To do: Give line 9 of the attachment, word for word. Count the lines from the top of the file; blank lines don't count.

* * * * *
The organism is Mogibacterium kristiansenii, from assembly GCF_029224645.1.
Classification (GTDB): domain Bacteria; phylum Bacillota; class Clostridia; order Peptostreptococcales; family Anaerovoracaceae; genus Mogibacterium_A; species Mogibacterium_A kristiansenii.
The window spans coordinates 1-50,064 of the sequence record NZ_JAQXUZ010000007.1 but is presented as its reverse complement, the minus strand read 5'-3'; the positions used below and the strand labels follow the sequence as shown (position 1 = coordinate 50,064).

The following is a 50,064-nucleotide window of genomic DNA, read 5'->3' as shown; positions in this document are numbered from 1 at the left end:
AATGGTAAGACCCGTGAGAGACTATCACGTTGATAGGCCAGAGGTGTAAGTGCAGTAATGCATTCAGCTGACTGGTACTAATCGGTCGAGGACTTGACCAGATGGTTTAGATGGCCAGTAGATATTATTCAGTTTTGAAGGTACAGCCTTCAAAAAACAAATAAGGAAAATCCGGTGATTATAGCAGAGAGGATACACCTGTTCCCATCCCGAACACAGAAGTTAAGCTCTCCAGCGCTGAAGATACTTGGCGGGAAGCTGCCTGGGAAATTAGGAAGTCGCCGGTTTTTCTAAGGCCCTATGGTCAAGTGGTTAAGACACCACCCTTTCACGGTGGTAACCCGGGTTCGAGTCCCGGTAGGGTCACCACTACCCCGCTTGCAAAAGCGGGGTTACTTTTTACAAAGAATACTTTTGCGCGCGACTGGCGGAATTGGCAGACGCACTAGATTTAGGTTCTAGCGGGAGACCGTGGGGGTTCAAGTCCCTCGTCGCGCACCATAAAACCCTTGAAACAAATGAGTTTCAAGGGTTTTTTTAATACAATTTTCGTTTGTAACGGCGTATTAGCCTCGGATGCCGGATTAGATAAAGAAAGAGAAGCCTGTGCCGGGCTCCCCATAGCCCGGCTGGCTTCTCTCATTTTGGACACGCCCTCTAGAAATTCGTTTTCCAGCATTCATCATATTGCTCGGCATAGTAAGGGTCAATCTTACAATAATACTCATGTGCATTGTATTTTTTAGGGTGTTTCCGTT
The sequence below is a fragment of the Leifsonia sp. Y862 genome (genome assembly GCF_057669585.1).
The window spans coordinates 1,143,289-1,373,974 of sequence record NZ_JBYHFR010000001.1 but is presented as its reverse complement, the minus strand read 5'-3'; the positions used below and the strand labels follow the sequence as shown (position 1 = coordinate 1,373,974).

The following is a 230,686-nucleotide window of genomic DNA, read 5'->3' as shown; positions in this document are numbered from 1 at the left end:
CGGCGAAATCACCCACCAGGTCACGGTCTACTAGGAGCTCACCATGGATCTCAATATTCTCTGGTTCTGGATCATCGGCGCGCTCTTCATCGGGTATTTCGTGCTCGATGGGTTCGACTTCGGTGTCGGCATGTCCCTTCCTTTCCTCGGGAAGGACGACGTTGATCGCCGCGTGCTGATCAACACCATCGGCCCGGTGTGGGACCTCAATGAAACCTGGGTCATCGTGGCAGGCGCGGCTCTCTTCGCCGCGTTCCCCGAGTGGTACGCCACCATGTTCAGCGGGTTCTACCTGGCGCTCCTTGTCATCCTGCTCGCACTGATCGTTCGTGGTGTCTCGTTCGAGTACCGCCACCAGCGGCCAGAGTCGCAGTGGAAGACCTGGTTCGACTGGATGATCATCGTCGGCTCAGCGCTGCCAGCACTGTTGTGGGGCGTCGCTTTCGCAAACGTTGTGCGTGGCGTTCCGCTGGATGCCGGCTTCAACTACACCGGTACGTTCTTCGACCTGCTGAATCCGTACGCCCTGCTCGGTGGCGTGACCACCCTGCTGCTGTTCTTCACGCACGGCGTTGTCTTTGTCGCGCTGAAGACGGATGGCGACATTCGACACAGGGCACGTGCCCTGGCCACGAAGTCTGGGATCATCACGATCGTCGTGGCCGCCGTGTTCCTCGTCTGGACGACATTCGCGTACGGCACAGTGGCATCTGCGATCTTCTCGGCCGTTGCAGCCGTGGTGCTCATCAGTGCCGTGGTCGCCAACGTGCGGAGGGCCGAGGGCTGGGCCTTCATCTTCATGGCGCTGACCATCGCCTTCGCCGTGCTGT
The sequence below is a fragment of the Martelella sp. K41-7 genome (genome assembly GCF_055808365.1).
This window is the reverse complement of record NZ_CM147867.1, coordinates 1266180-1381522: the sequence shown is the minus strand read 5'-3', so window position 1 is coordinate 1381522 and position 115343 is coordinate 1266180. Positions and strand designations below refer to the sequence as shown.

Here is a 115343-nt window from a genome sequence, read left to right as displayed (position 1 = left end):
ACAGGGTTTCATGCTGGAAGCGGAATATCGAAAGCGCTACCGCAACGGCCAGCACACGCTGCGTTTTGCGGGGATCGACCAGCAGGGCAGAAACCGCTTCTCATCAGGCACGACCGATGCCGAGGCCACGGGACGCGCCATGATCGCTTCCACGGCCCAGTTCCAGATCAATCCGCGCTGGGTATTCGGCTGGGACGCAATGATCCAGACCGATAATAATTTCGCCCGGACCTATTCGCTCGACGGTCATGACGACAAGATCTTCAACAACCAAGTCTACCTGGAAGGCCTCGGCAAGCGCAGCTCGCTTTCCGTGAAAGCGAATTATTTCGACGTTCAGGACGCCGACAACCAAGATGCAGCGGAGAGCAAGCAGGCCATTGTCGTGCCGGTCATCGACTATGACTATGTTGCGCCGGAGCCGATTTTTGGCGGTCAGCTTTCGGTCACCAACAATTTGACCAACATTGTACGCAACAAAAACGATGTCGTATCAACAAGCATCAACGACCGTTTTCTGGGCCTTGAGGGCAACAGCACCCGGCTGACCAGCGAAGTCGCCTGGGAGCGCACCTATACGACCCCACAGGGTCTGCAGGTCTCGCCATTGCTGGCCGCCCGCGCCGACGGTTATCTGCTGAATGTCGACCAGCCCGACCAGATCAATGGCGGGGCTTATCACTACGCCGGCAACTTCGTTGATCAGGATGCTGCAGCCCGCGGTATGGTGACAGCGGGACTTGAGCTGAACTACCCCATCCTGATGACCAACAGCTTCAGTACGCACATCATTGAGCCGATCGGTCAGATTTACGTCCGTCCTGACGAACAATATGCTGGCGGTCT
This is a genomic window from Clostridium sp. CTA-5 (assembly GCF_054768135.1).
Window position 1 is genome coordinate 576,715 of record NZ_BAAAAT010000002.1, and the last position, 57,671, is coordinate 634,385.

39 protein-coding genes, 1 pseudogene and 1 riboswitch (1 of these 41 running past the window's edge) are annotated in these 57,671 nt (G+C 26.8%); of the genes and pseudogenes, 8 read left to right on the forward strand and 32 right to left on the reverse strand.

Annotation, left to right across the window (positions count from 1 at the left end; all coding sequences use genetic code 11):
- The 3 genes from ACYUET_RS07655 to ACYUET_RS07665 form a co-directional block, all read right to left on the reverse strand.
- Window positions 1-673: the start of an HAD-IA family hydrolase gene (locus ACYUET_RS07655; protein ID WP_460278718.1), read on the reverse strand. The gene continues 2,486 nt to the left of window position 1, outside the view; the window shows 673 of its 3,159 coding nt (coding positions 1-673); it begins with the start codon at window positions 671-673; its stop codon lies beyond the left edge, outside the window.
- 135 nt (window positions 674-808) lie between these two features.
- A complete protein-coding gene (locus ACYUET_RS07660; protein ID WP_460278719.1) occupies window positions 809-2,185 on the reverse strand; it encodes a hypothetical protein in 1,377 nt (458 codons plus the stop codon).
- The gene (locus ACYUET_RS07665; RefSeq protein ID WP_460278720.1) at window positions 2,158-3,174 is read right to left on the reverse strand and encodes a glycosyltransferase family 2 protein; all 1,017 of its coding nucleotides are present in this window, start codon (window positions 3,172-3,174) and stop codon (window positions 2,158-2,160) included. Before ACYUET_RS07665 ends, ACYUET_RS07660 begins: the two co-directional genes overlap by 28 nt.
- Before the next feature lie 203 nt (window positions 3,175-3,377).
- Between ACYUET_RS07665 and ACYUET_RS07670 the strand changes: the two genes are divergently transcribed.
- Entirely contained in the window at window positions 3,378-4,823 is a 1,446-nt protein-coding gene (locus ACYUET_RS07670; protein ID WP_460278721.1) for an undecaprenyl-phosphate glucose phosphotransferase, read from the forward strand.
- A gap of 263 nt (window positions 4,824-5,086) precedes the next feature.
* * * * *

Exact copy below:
CGGCGAAATCACCCACCAGGTCACGGTCTACTAGGAGCTCACCATGGATCTCAATATTCTCTGGTTCTGGATCATCGGCGCGCTCTTCATCGGGTATTTCGTGCTCGATGGGTTCGACTTCGGTGTCGGCATGTCCCTTCCTTTCCTCGGGAAGGACGACGTTGATCGCCGCGTGCTGATCAACACCATCGGCCCGGTGTGGGACCTCAATGAAACCTGGGTCATCGTGGCAGGCGCGGCTCTCTTCGCCGCGTTCCCCGAGTGGTACGCCACCATGTTCAGCGGGTTCTACCTGGCGCTCCTTGTCATCCTGCTCGCACTGATCGTTCGTGGTGTCTCGTTCGAGTACCGCCACCAGCGGCCAGAGTCGCAGTGGAAGACCTGGTTCGACTGGATGATCATCGTCGGCTCAGCGCTGCCAGCACTGTTGTGGGGCGTCGCTTTCGCAAACGTTGTGCGTGGCGTTCCGCTGGATGCCGGCTTCAACTACACCGGTACGTTCTTCGACCTGCTGAATCCGTACGCCCTGCTCGGTGGCGTGACCACCCTGCTGCTGTTCTTCACGCACGGCGTTGTCTTTGTCGCGCTGAAGACGGATGGCGACATTCGACACAGGGCACGTGCCCTGGCCACGAAGTCTGGGATCATCACGATCGTCGTGGCCGCCGTGTTCCTCGTCTGGACGACATTCGCGTACGGCACAGTGGCATCTGCGATCTTCTCGGCCGTTGCAGCCGTGGTGCTCATCAGTGCCGTGGTCGCCAACGTGCGGAGGGCCGAGGGCTGGGCCTTCATCTTCATGGCGCTGACCATCGCCTTCGCCGTGCTGT